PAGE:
VOL. 24, NO. 3
IN THIS ISSUE:
FLORIDA CROP LOSSES
INTERCEPTIONS IN NORTH DAKOTA
TCM MID-YEAR MEET
The ACP/CG website that many of us have labored over for longer than we would care to remember is up at last, having gone online on February 15. While still a work in progress, you can access the site at http://texascitrusgreening.org to find information on the psyllid and the citrus greening disease as they pertain to Texas, as well as links to various other websites that have information about the vector or the disease.
Because of some confusion about so many leaf chlorosis patterns in citrus, we have tried to depict as many of the chlorosis patterns that have causes other than citrus greening, as well as those that are unique to the disease. The one thing that all growers should know is that the single most common symptom—and usually among the first to appear—of citrus greening, regardless of type, variety or age of tree, is the leaf blotchy mottle pattern.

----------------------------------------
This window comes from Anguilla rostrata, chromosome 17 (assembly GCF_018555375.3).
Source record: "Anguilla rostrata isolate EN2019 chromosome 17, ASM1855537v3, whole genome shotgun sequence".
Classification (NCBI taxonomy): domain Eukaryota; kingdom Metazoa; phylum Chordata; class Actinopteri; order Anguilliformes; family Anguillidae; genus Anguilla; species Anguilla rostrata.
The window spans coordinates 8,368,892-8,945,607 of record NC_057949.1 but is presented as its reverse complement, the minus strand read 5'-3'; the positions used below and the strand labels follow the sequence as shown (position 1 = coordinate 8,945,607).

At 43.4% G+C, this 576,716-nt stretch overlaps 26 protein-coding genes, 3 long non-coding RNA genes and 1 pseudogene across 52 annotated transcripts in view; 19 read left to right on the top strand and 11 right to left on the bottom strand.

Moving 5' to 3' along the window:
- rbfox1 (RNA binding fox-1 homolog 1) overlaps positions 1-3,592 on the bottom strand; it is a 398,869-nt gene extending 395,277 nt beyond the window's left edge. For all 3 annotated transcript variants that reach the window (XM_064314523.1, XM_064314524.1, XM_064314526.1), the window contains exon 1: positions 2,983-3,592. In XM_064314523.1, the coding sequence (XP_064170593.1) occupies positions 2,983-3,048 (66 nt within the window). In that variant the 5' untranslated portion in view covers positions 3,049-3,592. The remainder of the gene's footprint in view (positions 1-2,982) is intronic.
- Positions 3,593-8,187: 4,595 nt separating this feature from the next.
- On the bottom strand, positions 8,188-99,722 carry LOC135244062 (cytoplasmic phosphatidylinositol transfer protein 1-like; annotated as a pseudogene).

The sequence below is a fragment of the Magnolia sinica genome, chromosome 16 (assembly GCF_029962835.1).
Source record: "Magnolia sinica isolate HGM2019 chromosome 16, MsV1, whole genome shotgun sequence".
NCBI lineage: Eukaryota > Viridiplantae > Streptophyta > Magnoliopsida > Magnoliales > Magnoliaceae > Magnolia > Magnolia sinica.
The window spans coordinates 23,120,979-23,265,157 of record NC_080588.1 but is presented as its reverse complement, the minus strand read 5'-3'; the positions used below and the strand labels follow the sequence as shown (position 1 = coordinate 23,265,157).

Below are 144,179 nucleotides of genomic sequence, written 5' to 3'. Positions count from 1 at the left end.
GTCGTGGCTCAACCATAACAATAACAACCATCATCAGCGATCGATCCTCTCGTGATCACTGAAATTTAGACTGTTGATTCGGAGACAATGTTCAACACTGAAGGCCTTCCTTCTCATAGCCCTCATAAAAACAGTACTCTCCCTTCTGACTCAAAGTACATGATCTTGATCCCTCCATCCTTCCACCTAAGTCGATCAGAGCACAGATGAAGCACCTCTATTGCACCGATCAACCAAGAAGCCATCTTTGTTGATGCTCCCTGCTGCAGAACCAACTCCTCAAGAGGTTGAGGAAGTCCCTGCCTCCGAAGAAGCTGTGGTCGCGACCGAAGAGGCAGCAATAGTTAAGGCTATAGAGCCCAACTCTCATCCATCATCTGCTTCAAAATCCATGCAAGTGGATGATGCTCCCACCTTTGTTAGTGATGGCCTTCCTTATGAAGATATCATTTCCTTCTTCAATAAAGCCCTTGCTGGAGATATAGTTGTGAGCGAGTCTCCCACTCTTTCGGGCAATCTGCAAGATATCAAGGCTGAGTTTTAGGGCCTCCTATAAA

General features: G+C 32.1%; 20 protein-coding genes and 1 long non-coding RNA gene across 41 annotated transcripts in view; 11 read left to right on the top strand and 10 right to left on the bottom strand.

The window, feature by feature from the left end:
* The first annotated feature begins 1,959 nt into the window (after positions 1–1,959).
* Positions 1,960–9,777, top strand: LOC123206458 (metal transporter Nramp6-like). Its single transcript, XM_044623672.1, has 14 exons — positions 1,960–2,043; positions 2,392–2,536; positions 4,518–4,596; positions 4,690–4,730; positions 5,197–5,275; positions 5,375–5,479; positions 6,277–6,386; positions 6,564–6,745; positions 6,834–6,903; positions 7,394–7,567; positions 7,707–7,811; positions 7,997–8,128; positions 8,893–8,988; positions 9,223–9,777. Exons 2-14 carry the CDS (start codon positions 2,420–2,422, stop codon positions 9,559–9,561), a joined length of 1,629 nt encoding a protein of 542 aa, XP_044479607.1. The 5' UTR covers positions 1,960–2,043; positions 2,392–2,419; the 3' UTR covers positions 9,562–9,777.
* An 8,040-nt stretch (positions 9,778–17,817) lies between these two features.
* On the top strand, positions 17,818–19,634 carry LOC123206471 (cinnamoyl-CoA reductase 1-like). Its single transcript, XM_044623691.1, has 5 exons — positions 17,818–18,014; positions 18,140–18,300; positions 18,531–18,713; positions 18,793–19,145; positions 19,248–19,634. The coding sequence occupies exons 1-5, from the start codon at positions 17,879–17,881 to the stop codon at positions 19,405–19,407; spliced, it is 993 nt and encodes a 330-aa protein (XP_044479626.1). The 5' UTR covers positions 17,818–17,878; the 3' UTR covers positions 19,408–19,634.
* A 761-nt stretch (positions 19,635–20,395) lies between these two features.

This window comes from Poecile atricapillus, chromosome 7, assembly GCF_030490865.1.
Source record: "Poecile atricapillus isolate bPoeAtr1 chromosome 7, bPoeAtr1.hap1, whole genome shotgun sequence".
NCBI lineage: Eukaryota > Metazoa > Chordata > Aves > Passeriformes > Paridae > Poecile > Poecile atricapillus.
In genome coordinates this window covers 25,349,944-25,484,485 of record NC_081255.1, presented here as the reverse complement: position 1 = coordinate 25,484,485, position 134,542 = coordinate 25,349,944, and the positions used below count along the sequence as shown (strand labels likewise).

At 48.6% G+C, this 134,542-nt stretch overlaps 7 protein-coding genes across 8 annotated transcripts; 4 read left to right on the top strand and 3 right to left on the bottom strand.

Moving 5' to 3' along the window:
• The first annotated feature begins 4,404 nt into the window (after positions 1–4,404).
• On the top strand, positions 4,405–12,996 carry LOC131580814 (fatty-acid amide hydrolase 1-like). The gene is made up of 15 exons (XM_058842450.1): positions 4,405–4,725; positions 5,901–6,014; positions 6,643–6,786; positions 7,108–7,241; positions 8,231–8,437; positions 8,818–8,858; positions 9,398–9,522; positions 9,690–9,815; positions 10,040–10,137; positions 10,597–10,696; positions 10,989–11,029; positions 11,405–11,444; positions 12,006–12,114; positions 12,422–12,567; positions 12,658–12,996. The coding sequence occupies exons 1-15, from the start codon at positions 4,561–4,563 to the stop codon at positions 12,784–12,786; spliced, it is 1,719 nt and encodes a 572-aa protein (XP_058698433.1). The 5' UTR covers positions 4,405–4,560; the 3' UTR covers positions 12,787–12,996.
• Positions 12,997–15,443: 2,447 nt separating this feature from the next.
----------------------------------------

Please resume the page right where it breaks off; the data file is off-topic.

By definition, “mottle” is an irregular pattern of patches or spots of different colors, while “blotch” refers to irregularly shaped patches or discolored areas. For our purposes, then, “blotchy mottle” refers to an irregular pattern of irregular blotches, with the colors being some degree of yellow and green. Another thing to remember is that the yellowed blotches can and do cross lateral veins in the leaf (though they may not) but they do not cross the leaf midrib.
Florida Crop Losses
The Florida and National Agricultural Statistic Services have released data on the reduction in the Florida citrus crop estimates as the result of the early January period of freezing temperatures that hung on for over a week there. Essentially, the early and mid-season orange estimate was lowered 4.0 percent to 66 million boxes due to smaller fruit size and increased droppage. Valencias were lowered 5.0 percent to 63 million boxes, primarily because Valencia sizes have trended smaller than anticipated this season.